The Court of Appeal (President Maxwell , Justice Weinberg and Justice Priest) today dismissed appeals by Mr Steve Iliopoulos and Mr Vasilis ‘Bill’ Bariamis against their convictions for offences involving fraud against the Commonwealth Bank (‘CBA’) and attempting to defraud Westpac Bank. Each applicant had been convicted of multiple counts of obtaining a financial advantage by deception and one count of attempt to obtain a financial advantage by deception.
The offences arose out of representations made to the banks to induce them to provide lending facilities and hire purchase/equipment finance to the Viking Group of Companies. Mr Iliopolous was the Chief Executive Officer of the Group and Mr Bariamis was the General Manager. The ‘lending facilities’ charges were founded on a joint criminal enterprise involving the two applicants and Loukia Bariamis, Chief Financial Officer. She had pleaded guilty to three charges and gave evidence at the applicants’ trial. The ‘equipment’ charges were brought against Mr Iliopolous only although, in the course of the trial, it became common ground that Loukia Bariamis was heavily involved in the commission of those offences.
There was no contest that the relevant documents submitted to the banks contained falsehoods. In relation to the lending facilities, the documents included fictitious debts and debtors. The equipment finance applications included false purchase prices and false information about the status of the equipment.
The applicants had conducted their defence on the basis that they had no knowledge of the falsehoods. They alleged Loukia Bariamis alone knew of the falsity of the relevant documents. They appealed on the ground that the convictions were unsafe and unsatisfactory, submitting that upon the whole of the evidence it was not open for the jury to find that they knew of the false representations.
Counsel for Mr Iliopoulous focused on the evidence of Ms Bariamis, who was described as ‘entirely lacking in honestly, credibility and reliability’ and ‘a spectacularly dishonest individual’. The Director conceded there were significant issues with respect to her credibility and reliability but submitted that this did not constitute an obstacle to conviction in light of the other independent evidence.
The Court of Appeal upheld the Director’s submission noting that the defence hypothesis for Mr Iliopoulos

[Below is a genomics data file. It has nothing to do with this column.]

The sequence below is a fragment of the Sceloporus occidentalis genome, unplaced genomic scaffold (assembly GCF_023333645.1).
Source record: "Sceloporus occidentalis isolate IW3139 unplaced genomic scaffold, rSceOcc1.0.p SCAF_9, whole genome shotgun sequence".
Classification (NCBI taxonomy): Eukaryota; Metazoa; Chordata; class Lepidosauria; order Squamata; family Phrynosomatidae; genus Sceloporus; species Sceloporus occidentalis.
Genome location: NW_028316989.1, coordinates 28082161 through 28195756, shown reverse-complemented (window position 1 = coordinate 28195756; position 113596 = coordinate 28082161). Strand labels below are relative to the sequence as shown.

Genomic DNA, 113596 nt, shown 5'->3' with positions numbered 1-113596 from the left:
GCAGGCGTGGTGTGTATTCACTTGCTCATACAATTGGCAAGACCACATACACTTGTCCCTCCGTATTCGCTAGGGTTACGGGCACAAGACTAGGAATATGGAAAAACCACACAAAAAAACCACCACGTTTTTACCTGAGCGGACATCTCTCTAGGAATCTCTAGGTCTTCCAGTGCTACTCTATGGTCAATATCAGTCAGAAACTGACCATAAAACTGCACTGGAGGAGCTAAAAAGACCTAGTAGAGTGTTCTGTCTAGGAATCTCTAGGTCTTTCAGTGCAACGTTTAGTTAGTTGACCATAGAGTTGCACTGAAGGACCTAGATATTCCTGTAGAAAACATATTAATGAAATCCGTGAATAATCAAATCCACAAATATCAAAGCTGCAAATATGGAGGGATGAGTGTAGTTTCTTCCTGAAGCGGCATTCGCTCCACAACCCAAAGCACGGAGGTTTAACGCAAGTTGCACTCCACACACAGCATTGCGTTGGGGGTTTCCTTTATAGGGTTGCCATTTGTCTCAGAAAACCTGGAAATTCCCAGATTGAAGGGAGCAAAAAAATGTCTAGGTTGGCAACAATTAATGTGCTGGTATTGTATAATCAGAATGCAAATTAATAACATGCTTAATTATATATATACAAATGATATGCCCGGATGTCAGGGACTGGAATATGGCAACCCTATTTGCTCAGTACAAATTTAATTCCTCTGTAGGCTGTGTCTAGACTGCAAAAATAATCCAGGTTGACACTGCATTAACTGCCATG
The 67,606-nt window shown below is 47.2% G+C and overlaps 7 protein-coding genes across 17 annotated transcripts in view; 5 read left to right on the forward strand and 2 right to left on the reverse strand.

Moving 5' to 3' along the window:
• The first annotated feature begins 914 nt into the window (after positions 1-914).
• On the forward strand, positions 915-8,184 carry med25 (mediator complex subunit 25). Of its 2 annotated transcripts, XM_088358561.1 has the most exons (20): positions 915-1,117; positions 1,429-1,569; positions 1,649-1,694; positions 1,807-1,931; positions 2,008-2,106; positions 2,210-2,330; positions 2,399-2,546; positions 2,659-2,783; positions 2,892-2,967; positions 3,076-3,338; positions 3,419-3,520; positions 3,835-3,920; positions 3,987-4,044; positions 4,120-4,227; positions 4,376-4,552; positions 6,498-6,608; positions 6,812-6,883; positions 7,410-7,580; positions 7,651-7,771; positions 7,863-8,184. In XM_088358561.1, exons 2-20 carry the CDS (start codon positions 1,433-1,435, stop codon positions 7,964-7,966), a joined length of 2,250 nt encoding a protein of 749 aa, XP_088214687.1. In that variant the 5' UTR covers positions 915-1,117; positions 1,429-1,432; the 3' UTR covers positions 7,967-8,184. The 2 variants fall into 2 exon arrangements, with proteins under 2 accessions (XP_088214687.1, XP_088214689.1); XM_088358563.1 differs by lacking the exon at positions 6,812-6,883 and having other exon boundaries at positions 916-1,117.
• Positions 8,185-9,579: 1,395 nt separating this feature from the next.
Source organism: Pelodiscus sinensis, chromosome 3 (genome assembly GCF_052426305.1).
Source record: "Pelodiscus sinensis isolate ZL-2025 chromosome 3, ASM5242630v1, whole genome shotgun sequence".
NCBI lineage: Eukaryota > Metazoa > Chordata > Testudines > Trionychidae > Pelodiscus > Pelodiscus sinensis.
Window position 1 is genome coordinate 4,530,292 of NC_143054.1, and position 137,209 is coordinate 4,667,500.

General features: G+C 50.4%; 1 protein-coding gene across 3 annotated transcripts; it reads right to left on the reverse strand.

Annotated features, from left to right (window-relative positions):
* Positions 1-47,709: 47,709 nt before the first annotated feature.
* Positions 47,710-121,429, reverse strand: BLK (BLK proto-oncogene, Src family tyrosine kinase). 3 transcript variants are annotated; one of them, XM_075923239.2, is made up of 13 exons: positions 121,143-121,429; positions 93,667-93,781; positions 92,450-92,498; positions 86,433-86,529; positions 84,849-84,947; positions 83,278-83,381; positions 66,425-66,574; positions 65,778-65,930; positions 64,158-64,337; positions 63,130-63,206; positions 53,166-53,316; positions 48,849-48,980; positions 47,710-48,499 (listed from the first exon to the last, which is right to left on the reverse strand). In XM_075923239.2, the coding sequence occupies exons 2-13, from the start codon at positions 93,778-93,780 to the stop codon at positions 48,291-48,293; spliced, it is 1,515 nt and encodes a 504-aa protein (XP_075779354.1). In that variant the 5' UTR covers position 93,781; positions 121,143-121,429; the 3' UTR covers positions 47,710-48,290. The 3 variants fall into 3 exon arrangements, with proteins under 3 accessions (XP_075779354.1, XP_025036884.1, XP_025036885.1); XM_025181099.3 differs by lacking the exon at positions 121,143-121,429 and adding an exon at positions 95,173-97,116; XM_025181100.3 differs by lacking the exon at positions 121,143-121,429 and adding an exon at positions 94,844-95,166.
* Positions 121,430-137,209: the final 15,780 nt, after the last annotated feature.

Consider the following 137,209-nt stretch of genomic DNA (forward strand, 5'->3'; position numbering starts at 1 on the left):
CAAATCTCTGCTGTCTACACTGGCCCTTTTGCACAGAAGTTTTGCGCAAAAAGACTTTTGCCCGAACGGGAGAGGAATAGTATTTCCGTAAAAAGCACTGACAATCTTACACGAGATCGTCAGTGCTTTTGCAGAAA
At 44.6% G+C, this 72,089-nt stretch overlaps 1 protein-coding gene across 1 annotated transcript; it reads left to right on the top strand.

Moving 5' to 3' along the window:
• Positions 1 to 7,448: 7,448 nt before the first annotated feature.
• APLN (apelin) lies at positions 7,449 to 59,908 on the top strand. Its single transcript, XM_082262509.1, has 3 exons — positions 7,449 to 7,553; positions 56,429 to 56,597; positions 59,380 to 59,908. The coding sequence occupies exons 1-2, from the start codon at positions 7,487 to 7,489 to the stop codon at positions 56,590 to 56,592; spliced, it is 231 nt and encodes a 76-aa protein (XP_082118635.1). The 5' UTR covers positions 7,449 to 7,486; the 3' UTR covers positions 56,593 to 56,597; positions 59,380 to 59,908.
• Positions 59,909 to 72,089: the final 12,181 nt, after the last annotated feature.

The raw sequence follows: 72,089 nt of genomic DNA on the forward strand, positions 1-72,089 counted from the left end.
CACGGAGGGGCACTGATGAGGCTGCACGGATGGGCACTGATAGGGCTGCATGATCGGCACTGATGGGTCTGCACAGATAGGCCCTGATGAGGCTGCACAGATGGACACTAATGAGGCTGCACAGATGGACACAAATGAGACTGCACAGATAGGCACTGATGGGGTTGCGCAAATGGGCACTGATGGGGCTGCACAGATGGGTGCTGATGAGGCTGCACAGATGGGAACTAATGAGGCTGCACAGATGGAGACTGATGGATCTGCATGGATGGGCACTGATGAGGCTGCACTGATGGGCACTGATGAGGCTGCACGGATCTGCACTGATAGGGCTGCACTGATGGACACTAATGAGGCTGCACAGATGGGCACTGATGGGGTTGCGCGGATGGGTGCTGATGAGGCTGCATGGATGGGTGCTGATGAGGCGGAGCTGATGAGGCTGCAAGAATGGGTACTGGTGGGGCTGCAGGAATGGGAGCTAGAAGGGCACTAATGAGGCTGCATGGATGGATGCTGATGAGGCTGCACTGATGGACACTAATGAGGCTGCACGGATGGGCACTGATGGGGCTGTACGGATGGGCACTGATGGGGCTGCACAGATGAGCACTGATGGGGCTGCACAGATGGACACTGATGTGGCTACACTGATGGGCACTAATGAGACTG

failed altogether to confront the substantial body of evidence from third parties – none of which was seriously challenged – which showed [Mr Iliopoulos] to be commercially shrewd, financially astute and actively engaged in decision-making about the business.
Mr Bariamis relied on an alleged absence of clear evidence that he knew of the false representations. The Court found the submission unsustainable concluding
it was well open to the jury to be satisfied that [Mr Bariamis] knew of the false statements in the financial documents provided to the bank.
The Court considered a separate ground of appeal in relation to Mr Bariamis’ conviction for attempt. He submitted the steps taken to re-finance with Westpac amounted to no more than ‘preparation’ and could not support a conviction. The Court dismissed the submission finding that
Viking had taken all of the steps which were necessary to have its application considered. But for the query raised by the Westpac officer about the apparent anomaly in the accounts, the application would have been processed by the bank. There was nothing further for Viking to do.
The Court also dismissed an appeal by Mr Iliopoulous against his sentence of 5 years’ imprisonment for the attempt charge. It was common ground that due to the amounts involved he was to be sentenced as a ‘continuing criminal enterprise’ offender and that, consequently, the sentencing judge was obliged to apply an increased maximum penalty. The Court held that it was reasonably open to the judge, having considered all the relevant circumstances, to impose the sentence that he did. The Court said:
The sentence of five years did, of course, represent 50 per cent of the increased maximum but … the attempt to have Westpac refinance Viking’s facilities involved a very large sum, namely $53 million. This was more than double the amount obtained as a result of [other] frauds … Had it succeeded, this would have been a fraud of major proportions.
NOTE: This summary is necessarily incomplete. It is not intended as a substitute for the Court’s reasons or to be used in any later consideration of the Court’s reasons. The only authoritative pronouncement of the Court’s reasons and conclusions is that contained in the published reasons for judgment.